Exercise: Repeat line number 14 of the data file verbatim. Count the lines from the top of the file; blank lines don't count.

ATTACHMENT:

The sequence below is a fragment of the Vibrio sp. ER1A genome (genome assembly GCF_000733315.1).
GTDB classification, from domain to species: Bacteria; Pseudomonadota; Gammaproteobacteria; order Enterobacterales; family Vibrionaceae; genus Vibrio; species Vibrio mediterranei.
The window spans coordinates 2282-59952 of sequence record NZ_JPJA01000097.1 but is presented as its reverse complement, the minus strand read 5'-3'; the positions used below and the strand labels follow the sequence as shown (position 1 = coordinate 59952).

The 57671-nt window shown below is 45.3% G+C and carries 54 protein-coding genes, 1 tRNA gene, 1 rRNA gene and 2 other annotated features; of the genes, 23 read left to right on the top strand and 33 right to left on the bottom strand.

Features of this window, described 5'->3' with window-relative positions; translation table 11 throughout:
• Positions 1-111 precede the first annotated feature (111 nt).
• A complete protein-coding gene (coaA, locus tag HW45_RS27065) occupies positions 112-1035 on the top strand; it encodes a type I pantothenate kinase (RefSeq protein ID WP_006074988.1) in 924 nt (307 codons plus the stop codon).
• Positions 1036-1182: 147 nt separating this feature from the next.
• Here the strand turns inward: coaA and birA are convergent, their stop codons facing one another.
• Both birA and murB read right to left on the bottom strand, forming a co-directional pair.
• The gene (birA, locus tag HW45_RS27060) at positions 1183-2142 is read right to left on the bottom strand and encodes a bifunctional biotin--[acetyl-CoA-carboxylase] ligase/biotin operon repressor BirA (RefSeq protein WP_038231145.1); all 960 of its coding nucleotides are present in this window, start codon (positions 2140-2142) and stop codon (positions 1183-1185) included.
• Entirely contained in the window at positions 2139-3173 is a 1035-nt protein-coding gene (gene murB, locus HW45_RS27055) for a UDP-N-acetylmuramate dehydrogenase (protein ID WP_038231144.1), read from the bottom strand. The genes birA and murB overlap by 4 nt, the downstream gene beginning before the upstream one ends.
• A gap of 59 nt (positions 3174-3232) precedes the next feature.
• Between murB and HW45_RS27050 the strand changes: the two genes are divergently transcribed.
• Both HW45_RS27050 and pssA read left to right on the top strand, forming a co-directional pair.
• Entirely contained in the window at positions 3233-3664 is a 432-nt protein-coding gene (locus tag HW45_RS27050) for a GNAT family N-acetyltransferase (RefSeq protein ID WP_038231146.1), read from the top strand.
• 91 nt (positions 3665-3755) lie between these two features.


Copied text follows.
• Between murB and HW45_RS27050 the strand changes: the two genes are divergently transcribed.